14ymedio, Luz Escobar, Havanan, 30 July 2020 — The group, of more or less 8 or 9 young people, was sitting this on the wall of the Havana’s Malecon Wednesday afternoon, at a quarter to six in the afternoon. With their feet dangling towards the sea, they laugh, chat, take selfies while listening to music on their cell phones.
“We just left Coppelia and came here to sit, for us young people there are not many options, our walks almost always end here.”
“What do you think of the idea of a higher Malecon, as proposed by the authorities, without the possibility of seeing the sea?”
One of the boys responds with another question: “Have you never heard that this is the ‘sofa’ of the Cubans?”
“If it were higher so that one cannot even sit down would not be the same, it would cease to be entertainment for us. I understand that it would serve as protection for many families who live here facing the sea, but when things get big, nothing stops the flooding. Nothing,” says Lorena Fonseca, another of the young women in the group speaking to 14ymedio while pointing to some cans floating in water and others embedded in the reef.
“Look, this shows it too. People don’t take care of anything, you should also write about that, there are very filthy people who don’t understand that the sea has to be taken care of,” she said.
The news that the height of the wall of the Havana Malecon could be raised during the restoration process carried out by the city government together with the Office of the Historian made the news a couple of years ago. The controversy has not stopped and concern is reborn after the issuance of several reports on the works and with the visible presence of heavy machinery in some sections.
The architect Perla Rosales commented to EFE that the historian Eusebio Leal himself had a “personal interest” in the rescue of the Malecón, “because it is the face of Havana.” However, architects and citizens complain about the lack of transparency with which the works have been approached.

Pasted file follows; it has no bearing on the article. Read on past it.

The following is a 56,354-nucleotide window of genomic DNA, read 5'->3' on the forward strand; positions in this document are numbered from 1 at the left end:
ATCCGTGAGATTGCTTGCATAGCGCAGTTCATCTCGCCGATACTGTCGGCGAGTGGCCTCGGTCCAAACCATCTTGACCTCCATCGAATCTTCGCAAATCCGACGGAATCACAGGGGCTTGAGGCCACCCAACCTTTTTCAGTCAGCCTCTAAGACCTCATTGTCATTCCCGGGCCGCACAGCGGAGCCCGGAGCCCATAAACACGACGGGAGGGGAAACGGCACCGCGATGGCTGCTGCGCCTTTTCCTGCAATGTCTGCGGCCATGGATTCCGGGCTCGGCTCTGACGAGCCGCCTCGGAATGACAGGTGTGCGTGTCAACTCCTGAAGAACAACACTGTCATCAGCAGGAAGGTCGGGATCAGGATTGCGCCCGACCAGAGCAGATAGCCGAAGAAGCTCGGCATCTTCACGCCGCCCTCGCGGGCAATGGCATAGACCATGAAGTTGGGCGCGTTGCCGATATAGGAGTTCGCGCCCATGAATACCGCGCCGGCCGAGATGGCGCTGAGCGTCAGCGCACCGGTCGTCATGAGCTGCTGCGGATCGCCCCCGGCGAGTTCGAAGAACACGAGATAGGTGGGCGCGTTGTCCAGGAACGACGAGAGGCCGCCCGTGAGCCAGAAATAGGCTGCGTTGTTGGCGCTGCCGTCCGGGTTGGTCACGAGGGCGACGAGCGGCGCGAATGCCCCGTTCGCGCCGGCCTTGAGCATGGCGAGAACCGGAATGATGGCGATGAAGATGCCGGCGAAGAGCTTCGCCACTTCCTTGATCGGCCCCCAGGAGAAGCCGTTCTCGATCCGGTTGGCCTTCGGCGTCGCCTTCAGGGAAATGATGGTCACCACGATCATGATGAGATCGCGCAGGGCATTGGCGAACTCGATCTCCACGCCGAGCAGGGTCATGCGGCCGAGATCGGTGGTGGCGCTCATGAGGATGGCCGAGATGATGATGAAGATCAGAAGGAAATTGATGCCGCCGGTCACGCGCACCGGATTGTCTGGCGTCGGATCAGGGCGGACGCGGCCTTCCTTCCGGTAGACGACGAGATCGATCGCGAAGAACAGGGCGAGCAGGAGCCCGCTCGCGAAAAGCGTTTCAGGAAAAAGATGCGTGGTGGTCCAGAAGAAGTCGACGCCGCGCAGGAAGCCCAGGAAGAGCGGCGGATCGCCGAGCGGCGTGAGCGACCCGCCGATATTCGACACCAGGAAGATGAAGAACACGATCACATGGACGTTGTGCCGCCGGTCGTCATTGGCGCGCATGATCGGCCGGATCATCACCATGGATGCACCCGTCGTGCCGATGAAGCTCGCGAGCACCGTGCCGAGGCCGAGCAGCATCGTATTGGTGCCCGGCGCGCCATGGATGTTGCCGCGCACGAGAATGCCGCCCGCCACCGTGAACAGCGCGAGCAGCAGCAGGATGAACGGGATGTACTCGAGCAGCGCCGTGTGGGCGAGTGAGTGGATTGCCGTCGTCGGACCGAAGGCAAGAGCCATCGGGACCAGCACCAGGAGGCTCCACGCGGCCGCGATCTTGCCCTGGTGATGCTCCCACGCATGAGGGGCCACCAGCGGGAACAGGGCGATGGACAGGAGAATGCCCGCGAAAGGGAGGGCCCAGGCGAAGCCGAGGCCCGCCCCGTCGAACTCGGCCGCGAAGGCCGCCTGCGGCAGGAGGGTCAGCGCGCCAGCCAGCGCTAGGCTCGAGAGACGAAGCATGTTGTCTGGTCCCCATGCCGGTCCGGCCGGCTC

“We need, we deserve and they owe us complete information on this project so important for our city and its citizens,” denounces the architect Abel Tablada, who shared a report from the German chain Deutsche Welle about the works on his Facebook wall.
Leaning against a little wall that he has built at the door of the house is Marcelino Piedra Mesa, about 70 years old. He has lived at 751 Marina for 50 years and talks about the sea as if it were a person. “When it says ‘to look for him,’ he goes to San Lázaro,” he insists, at the same time adjusting a handkerchief that covers his mouth and nose.
He says that in the time he has lived there, the water has “really” entered twice. “From the sea,” the man clarifies, “because when it rains …,” and he stretches out both hands in front of him, like one who wants to caress a large circle. “I believe that even if they raise it, it will not be possible to prevent him from entering. Maybe stop some, but not completely,” he suspects.
“The first entry of the sea that I remember was in 2005. Previously it was flooded, but due to rain, problems with the sewers and the sewers that do not work well. The other was in 2017… Then he really came in hard, he took everything, he left me nothing, he cleaned me out completely,” recalls Piedra, who moved to that house in the 70s.